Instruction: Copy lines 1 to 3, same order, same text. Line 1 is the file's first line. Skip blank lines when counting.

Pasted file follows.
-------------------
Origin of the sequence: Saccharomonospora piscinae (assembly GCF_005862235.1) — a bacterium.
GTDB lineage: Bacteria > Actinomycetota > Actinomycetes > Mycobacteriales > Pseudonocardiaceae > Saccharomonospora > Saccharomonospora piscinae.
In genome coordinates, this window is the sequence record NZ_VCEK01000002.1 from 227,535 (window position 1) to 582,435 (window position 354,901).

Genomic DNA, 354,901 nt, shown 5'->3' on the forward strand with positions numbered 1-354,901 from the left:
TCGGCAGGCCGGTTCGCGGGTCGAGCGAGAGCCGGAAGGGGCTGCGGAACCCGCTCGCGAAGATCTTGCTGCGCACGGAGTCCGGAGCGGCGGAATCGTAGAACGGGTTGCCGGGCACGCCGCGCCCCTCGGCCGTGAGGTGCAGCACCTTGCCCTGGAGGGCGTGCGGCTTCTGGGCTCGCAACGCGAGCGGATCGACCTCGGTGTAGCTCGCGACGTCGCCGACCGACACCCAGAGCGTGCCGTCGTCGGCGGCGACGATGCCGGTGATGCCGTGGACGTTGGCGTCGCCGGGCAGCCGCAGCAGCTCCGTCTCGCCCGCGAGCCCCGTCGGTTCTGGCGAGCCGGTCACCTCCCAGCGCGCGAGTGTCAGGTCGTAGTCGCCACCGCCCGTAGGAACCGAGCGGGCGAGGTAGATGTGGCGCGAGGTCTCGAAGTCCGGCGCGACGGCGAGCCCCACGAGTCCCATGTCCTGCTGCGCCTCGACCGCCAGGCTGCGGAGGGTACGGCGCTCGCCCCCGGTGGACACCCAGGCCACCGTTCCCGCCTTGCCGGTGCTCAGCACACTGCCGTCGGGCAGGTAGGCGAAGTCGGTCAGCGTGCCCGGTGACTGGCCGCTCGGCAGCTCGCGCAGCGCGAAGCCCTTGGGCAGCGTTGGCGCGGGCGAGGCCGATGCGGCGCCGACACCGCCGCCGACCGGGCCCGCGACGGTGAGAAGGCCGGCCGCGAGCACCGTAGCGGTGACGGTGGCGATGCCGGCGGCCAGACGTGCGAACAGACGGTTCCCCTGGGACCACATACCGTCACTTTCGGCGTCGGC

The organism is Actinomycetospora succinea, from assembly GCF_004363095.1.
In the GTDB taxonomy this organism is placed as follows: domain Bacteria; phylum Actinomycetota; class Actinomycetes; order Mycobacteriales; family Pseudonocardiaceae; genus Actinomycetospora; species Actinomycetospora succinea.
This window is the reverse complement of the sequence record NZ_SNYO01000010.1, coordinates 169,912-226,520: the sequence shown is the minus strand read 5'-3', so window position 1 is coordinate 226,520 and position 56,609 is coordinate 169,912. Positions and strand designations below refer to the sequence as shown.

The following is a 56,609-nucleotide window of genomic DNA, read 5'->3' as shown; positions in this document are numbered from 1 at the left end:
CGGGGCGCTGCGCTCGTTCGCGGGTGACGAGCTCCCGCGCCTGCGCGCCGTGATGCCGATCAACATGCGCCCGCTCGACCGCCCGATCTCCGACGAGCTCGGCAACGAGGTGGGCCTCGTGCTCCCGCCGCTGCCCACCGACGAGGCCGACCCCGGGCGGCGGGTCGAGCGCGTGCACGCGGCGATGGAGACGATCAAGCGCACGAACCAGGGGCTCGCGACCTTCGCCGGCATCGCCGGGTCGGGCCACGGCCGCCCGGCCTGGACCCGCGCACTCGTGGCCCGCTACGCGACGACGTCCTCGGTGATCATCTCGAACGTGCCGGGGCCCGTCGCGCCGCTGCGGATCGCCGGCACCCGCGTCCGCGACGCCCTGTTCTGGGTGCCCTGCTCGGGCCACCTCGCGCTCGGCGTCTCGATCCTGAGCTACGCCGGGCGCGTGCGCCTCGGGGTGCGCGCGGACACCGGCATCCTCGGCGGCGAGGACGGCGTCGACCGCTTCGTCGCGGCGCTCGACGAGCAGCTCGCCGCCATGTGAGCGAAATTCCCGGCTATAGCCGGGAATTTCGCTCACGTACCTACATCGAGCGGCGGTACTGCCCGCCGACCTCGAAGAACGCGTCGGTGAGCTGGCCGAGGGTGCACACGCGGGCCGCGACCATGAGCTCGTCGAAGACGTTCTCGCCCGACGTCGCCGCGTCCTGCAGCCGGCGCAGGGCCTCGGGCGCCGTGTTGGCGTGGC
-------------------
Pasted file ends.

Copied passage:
Origin of the sequence: Saccharomonospora piscinae (assembly GCF_005862235.1) — a bacterium.
GTDB lineage: Bacteria > Actinomycetota > Actinomycetes > Mycobacteriales > Pseudonocardiaceae > Saccharomonospora > Saccharomonospora piscinae.
In genome coordinates, this window is the sequence record NZ_VCEK01000002.1 from 227,535 (window position 1) to 582,435 (window position 354,901).